And Morlot had a future star to work with in violinist Simone Porter, the 17-year-old, Seattle-raised Colburn School student who was making her Bowl and Philharmonic debut Thursday night.
Wait: Let's strike the word "future." She sounds ready. Now.
Bypassing the usual concerto warhorses that regularly turn up at the Bowl, Porter took on Samuel Barber's Violin Concerto, which survived the fashion wars of the 20th century and is increasingly finding a place in the 21st.
The piece gives a violinist everything one would want to make an impression -- ravishing tunes, arching lyricism and dazzling virtuosity with a tart edge. The latter, though, comes only in the form of a brief race-track finale all out of proportion to the lengthier spans of the preceding two movements.
The remarkably mature Porter easily encompassed every aspect of this bipolar concerto. Her ripe tone quality sang directly and naturally throughout the first two movements, with a seamless legato, no forcing, and a sure grip of the overall line.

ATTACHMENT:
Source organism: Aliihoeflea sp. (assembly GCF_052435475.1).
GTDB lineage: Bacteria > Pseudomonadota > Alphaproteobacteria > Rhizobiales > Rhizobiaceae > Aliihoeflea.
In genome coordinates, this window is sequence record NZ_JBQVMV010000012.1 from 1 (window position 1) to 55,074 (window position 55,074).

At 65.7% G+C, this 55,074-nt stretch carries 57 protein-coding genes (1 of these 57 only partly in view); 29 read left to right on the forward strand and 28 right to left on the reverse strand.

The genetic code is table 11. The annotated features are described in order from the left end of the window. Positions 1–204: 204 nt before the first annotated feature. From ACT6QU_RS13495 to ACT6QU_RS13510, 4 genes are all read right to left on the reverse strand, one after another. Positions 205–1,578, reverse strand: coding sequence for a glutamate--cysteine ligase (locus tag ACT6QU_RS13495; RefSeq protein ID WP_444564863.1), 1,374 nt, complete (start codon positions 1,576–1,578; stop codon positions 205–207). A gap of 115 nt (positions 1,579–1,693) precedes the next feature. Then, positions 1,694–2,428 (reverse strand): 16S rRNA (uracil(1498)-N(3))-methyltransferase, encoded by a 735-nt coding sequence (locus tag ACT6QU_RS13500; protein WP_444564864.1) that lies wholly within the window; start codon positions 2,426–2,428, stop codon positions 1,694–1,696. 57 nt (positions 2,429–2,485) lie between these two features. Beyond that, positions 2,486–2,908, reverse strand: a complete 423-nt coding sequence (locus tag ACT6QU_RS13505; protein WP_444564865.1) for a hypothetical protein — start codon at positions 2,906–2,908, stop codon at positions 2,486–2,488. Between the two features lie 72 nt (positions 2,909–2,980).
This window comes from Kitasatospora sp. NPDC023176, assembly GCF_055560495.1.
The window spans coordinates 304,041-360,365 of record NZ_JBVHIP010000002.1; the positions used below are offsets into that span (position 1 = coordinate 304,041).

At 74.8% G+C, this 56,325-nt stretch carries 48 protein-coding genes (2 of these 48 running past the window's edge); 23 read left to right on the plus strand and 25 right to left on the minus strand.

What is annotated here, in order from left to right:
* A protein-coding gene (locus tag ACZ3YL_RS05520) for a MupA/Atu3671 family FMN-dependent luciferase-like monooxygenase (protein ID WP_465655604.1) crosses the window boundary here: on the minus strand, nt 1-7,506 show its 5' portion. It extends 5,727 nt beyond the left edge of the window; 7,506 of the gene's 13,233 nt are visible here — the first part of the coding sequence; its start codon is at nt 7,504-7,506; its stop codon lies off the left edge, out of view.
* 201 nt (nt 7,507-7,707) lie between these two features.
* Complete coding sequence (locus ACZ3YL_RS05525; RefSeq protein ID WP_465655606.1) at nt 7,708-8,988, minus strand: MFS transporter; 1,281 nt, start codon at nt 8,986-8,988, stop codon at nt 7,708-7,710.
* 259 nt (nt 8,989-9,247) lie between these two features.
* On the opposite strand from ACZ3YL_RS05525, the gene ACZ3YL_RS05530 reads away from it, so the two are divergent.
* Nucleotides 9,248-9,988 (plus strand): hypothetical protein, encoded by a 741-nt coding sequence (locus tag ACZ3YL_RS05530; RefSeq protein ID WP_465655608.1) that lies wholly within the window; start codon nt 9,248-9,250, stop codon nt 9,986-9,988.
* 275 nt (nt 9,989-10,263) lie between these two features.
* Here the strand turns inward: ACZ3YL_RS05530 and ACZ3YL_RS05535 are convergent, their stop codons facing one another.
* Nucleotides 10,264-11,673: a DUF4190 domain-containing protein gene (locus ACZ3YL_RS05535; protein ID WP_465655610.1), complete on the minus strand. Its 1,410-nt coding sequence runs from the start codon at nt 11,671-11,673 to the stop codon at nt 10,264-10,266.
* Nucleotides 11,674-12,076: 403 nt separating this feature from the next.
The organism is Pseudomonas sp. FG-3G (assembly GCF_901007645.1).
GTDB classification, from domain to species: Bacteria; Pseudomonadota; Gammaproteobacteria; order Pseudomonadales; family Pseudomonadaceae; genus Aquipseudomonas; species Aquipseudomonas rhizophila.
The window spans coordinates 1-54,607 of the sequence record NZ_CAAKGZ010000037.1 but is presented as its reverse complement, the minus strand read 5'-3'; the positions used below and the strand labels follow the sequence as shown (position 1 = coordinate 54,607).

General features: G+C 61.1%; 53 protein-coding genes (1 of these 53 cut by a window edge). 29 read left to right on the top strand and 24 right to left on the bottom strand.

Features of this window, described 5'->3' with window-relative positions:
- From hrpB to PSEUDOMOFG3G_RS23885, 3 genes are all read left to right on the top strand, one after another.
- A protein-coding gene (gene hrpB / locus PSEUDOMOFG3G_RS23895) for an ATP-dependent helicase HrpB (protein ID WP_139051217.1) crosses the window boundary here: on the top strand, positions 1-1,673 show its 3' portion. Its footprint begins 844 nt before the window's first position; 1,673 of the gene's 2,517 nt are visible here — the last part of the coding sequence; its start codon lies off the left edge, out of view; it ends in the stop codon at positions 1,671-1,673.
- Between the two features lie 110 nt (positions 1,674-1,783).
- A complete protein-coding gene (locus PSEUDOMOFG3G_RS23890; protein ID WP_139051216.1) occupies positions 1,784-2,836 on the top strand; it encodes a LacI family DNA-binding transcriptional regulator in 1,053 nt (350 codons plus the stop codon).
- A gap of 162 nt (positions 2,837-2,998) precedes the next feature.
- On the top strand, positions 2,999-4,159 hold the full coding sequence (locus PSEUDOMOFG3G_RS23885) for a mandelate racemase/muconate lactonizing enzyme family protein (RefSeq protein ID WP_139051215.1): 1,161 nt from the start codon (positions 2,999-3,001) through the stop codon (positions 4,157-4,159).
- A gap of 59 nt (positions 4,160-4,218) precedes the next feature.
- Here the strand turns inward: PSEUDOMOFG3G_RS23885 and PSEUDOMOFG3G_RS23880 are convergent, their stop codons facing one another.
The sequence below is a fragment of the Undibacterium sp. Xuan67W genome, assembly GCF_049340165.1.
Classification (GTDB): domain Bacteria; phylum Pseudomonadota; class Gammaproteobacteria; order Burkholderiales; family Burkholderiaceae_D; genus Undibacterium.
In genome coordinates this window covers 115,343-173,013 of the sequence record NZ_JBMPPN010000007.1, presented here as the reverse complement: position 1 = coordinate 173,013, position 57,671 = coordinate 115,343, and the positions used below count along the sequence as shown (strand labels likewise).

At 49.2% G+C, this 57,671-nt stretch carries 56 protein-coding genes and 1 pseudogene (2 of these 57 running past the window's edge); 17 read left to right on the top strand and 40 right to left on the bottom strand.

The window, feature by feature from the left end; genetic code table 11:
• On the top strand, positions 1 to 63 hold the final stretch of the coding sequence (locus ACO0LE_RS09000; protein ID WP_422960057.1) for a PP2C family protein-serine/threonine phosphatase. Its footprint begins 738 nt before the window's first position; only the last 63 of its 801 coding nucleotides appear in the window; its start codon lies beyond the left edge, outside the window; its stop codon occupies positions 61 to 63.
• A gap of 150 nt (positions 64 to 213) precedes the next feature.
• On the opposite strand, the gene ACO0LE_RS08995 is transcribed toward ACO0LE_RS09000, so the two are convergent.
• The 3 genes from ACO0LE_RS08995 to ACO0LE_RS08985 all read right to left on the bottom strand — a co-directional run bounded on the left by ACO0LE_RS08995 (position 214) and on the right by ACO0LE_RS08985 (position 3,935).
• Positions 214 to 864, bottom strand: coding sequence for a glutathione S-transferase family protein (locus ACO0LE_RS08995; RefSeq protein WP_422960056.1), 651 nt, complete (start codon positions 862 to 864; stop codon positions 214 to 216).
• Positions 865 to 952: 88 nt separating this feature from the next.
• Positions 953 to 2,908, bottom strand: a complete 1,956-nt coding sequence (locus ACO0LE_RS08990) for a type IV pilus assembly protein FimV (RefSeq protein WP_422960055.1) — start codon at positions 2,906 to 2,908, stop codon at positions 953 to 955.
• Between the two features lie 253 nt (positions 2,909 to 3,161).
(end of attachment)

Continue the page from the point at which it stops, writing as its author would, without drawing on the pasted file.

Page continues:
She has arrived at the point where she could explore the angles and colors of all of those treacherous figurations in the finale at a lightning-like tempo, not just skittering over the surface or blurring the notes as even some great violinists of the past have done here.
Morlot struck a good balance between luscious Romanticism and lean neo-classicism -- and conductor and soloist polished off the coda with revved-up panache.
Each half of the concert led off with delicate Ravel -- the "Ma Mere L'Oye" Suite and "Pavane Pour Une Infante Défunte." Morlot quickly managed to impose a contemplative mood in both pieces -- no easy task in this vast, noisy amphitheater -- with performances of lucid, spotlighted detail and a solid bass underpinning.
Copland's "Appalachian Spring" -- which had plenty of vigor, just enough sharp rhythm, and a satisfying meditative coda -- closed the announced program but hardly anyone left, for the anticipated fireworks hadn't materialized yet.
That came with the encore, the "Hoe-Down" from Copland's "Rodeo" in which the grinning Morlot seemed to be getting a kick out of the shotgun-like blasts and starbursts overhead.